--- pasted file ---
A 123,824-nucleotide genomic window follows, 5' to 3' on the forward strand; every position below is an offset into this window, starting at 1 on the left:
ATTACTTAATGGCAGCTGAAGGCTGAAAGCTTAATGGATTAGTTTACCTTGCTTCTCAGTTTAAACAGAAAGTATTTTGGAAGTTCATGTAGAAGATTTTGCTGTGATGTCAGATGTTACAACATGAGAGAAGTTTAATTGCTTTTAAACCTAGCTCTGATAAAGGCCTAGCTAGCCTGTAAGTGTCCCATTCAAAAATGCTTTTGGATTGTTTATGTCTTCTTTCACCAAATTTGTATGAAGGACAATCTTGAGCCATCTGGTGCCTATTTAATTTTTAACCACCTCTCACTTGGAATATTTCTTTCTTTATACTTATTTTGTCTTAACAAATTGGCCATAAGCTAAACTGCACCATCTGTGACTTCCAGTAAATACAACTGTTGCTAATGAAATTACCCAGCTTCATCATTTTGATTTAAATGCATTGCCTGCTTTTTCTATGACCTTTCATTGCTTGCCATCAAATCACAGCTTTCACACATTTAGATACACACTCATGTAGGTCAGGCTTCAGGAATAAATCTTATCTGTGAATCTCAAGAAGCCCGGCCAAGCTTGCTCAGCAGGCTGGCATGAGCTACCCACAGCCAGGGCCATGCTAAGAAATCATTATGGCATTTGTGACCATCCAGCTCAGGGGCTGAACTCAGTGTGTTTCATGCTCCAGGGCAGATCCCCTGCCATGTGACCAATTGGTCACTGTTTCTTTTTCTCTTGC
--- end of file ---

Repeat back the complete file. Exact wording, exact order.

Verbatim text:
A 123,824-nucleotide genomic window follows, 5' to 3' on the forward strand; every position below is an offset into this window, starting at 1 on the left:
ATTACTTAATGGCAGCTGAAGGCTGAAAGCTTAATGGATTAGTTTACCTTGCTTCTCAGTTTAAACAGAAAGTATTTTGGAAGTTCATGTAGAAGATTTTGCTGTGATGTCAGATGTTACAACATGAGAGAAGTTTAATTGCTTTTAAACCTAGCTCTGATAAAGGCCTAGCTAGCCTGTAAGTGTCCCATTCAAAAATGCTTTTGGATTGTTTATGTCTTCTTTCACCAAATTTGTATGAAGGACAATCTTGAGCCATCTGGTGCCTATTTAATTTTTAACCACCTCTCACTTGGAATATTTCTTTCTTTATACTTATTTTGTCTTAACAAATTGGCCATAAGCTAAACTGCACCATCTGTGACTTCCAGTAAATACAACTGTTGCTAATGAAATTACCCAGCTTCATCATTTTGATTTAAATGCATTGCCTGCTTTTTCTATGACCTTTCATTGCTTGCCATCAAATCACAGCTTTCACACATTTAGATACACACTCATGTAGGTCAGGCTTCAGGAATAAATCTTATCTGTGAATCTCAAGAAGCCCGGCCAAGCTTGCTCAGCAGGCTGGCATGAGCTACCCACAGCCAGGGCCATGCTAAGAAATCATTATGGCATTTGTGACCATCCAGCTCAGGGGCTGAACTCAGTGTGTTTCATGCTCCAGGGCAGATCCCCTGCCATGTGACCAATTGGTCACTGTTTCTTTTTCTCTTGC